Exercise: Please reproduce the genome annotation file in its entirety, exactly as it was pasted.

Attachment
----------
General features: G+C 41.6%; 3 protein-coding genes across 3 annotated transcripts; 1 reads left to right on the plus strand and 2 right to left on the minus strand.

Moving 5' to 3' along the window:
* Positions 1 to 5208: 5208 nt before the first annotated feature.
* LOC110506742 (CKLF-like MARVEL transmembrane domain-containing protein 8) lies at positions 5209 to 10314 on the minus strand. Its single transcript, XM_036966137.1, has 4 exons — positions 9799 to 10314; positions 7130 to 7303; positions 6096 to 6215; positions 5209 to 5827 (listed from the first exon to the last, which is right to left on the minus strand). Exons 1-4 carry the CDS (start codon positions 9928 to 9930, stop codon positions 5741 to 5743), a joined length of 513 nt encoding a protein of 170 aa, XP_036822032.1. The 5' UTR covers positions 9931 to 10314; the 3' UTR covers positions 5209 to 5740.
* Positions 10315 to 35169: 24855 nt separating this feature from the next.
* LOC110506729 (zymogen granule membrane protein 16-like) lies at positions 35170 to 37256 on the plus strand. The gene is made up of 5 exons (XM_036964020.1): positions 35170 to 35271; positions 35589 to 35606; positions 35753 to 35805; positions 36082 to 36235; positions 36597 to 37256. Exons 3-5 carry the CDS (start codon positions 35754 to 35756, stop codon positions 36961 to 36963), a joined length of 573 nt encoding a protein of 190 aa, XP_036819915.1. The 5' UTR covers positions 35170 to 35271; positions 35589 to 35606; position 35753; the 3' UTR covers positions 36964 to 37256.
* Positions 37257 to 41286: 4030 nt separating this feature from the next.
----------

General features: G+C 41.6%; 3 protein-coding genes across 3 annotated transcripts; 1 reads left to right on the plus strand and 2 right to left on the minus strand.

Moving 5' to 3' along the window:
* Positions 1 to 5208: 5208 nt before the first annotated feature.
* LOC110506742 (CKLF-like MARVEL transmembrane domain-containing protein 8) lies at positions 5209 to 10314 on the minus strand. Its single transcript, XM_036966137.1, has 4 exons — positions 9799 to 10314; positions 7130 to 7303; positions 6096 to 6215; positions 5209 to 5827 (listed from the first exon to the last, which is right to left on the minus strand). Exons 1-4 carry the CDS (start codon positions 9928 to 9930, stop codon positions 5741 to 5743), a joined length of 513 nt encoding a protein of 170 aa, XP_036822032.1. The 5' UTR covers positions 9931 to 10314; the 3' UTR covers positions 5209 to 5740.
* Positions 10315 to 35169: 24855 nt separating this feature from the next.
* LOC110506729 (zymogen granule membrane protein 16-like) lies at positions 35170 to 37256 on the plus strand. The gene is made up of 5 exons (XM_036964020.1): positions 35170 to 35271; positions 35589 to 35606; positions 35753 to 35805; positions 36082 to 36235; positions 36597 to 37256. Exons 3-5 carry the CDS (start codon positions 35754 to 35756, stop codon positions 36961 to 36963), a joined length of 573 nt encoding a protein of 190 aa, XP_036819915.1. The 5' UTR covers positions 35170 to 35271; positions 35589 to 35606; position 35753; the 3' UTR covers positions 36964 to 37256.
* Positions 37257 to 41286: 4030 nt separating this feature from the next.